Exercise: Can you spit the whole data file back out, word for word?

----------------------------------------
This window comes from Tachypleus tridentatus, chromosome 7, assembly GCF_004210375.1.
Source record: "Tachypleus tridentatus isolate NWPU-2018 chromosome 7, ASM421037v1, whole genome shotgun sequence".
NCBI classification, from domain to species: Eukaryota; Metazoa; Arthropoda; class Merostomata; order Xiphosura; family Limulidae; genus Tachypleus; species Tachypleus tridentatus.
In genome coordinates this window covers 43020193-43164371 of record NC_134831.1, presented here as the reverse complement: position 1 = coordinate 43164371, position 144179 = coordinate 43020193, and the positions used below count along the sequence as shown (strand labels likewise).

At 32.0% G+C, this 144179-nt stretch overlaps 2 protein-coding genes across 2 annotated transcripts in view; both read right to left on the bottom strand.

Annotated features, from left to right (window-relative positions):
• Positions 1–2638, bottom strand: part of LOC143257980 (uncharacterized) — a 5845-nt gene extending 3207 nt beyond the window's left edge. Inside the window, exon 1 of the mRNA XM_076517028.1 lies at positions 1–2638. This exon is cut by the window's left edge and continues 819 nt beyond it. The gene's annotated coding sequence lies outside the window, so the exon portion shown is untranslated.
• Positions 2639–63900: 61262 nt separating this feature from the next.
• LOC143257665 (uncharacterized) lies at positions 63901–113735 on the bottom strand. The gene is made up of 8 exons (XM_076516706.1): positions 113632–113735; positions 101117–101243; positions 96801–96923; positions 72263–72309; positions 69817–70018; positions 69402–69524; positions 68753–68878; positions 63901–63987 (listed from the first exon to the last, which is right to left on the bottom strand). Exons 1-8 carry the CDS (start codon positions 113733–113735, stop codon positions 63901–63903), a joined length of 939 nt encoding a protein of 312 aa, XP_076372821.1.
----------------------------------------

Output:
This window comes from Tachypleus tridentatus, chromosome 7, assembly GCF_004210375.1.
Source record: "Tachypleus tridentatus isolate NWPU-2018 chromosome 7, ASM421037v1, whole genome shotgun sequence".
NCBI classification, from domain to species: Eukaryota; Metazoa; Arthropoda; class Merostomata; order Xiphosura; family Limulidae; genus Tachypleus; species Tachypleus tridentatus.
In genome coordinates this window covers 43020193-43164371 of record NC_134831.1, presented here as the reverse complement: position 1 = coordinate 43164371, position 144179 = coordinate 43020193, and the positions used below count along the sequence as shown (strand labels likewise).

At 32.0% G+C, this 144179-nt stretch overlaps 2 protein-coding genes across 2 annotated transcripts in view; both read right to left on the bottom strand.

Annotated features, from left to right (window-relative positions):
• Positions 1–2638, bottom strand: part of LOC143257980 (uncharacterized) — a 5845-nt gene extending 3207 nt beyond the window's left edge. Inside the window, exon 1 of the mRNA XM_076517028.1 lies at positions 1–2638. This exon is cut by the window's left edge and continues 819 nt beyond it. The gene's annotated coding sequence lies outside the window, so the exon portion shown is untranslated.
• Positions 2639–63900: 61262 nt separating this feature from the next.
• LOC143257665 (uncharacterized) lies at positions 63901–113735 on the bottom strand. The gene is made up of 8 exons (XM_076516706.1): positions 113632–113735; positions 101117–101243; positions 96801–96923; positions 72263–72309; positions 69817–70018; positions 69402–69524; positions 68753–68878; positions 63901–63987 (listed from the first exon to the last, which is right to left on the bottom strand). Exons 1-8 carry the CDS (start codon positions 113733–113735, stop codon positions 63901–63903), a joined length of 939 nt encoding a protein of 312 aa, XP_076372821.1.